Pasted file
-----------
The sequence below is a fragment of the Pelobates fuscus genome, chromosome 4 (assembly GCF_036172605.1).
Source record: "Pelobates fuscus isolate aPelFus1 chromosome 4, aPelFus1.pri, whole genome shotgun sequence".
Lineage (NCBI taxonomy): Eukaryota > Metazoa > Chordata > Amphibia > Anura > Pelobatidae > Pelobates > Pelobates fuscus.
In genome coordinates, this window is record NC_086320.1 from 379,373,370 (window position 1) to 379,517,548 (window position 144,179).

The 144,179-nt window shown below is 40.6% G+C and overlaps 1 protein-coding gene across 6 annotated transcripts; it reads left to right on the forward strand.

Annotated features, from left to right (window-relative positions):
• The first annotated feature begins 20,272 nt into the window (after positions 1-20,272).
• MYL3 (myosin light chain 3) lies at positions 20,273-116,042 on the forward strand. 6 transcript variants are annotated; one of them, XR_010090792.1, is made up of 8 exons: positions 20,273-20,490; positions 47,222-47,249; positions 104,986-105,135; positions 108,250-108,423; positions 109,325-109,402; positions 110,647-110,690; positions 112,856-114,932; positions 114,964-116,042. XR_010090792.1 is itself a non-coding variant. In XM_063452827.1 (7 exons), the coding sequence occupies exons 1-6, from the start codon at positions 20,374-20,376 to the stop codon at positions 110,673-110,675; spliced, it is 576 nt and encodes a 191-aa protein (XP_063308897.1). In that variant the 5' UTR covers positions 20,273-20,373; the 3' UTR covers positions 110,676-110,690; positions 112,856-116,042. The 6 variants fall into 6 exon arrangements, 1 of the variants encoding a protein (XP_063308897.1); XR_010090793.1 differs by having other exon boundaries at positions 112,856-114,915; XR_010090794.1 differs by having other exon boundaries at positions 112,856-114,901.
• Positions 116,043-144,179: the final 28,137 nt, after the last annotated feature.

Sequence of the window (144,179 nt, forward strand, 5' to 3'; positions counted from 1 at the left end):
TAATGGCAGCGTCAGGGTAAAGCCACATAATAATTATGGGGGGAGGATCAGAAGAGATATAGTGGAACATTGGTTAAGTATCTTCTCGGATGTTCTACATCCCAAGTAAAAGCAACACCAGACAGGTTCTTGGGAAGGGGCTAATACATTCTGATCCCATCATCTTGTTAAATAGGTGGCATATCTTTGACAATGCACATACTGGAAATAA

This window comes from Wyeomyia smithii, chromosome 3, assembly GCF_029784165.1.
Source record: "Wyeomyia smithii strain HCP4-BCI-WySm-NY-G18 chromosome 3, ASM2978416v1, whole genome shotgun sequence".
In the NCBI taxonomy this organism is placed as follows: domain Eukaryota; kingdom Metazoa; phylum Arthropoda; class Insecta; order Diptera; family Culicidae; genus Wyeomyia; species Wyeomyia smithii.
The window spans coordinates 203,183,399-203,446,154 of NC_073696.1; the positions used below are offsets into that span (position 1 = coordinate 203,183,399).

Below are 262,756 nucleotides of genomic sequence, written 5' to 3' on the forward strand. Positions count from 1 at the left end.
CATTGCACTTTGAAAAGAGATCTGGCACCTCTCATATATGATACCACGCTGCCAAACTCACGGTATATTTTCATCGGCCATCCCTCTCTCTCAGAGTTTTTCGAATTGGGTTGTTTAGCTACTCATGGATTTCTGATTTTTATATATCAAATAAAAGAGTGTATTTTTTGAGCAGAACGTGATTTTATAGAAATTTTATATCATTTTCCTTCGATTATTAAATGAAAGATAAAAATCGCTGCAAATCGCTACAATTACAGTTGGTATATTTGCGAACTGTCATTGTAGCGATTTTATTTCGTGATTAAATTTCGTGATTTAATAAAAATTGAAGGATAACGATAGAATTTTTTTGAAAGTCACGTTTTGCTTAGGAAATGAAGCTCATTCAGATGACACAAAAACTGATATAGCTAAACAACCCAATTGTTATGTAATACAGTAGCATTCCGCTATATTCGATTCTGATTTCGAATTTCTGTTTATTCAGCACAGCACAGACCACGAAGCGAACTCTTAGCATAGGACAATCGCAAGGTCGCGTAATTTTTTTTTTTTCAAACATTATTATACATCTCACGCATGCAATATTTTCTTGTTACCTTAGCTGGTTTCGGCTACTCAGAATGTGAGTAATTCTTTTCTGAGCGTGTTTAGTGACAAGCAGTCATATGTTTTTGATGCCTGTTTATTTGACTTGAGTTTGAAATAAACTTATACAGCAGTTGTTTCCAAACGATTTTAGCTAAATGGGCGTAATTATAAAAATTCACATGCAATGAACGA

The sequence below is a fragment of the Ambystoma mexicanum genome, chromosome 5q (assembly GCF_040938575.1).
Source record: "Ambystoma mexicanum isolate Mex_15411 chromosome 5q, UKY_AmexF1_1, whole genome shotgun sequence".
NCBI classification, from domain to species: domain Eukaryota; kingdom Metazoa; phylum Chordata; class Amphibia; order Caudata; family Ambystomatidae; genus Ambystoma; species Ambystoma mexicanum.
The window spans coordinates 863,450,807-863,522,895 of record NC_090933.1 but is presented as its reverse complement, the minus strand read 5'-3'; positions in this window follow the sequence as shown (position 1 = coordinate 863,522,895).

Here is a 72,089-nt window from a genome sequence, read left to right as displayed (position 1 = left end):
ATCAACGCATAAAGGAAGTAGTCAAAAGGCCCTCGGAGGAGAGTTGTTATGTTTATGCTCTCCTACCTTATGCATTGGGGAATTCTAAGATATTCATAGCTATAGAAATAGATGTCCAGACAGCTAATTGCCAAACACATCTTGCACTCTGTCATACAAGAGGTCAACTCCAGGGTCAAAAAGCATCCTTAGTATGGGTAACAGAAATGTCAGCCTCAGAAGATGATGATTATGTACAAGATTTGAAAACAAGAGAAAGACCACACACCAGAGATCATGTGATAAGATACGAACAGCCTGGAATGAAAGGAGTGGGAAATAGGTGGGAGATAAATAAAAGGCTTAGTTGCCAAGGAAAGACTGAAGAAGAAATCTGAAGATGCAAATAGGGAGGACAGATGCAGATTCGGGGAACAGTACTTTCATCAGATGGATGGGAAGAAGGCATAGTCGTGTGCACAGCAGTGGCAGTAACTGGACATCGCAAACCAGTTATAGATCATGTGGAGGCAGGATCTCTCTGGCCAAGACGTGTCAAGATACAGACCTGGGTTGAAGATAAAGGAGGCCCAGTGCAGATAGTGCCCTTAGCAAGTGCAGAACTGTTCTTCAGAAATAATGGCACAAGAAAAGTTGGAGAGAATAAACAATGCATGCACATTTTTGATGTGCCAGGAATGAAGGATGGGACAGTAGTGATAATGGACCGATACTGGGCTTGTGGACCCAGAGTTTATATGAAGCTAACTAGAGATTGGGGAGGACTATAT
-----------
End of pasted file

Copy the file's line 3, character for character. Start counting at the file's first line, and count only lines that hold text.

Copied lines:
Lineage (NCBI taxonomy): Eukaryota > Metazoa > Chordata > Amphibia > Anura > Pelobatidae > Pelobates > Pelobates fuscus.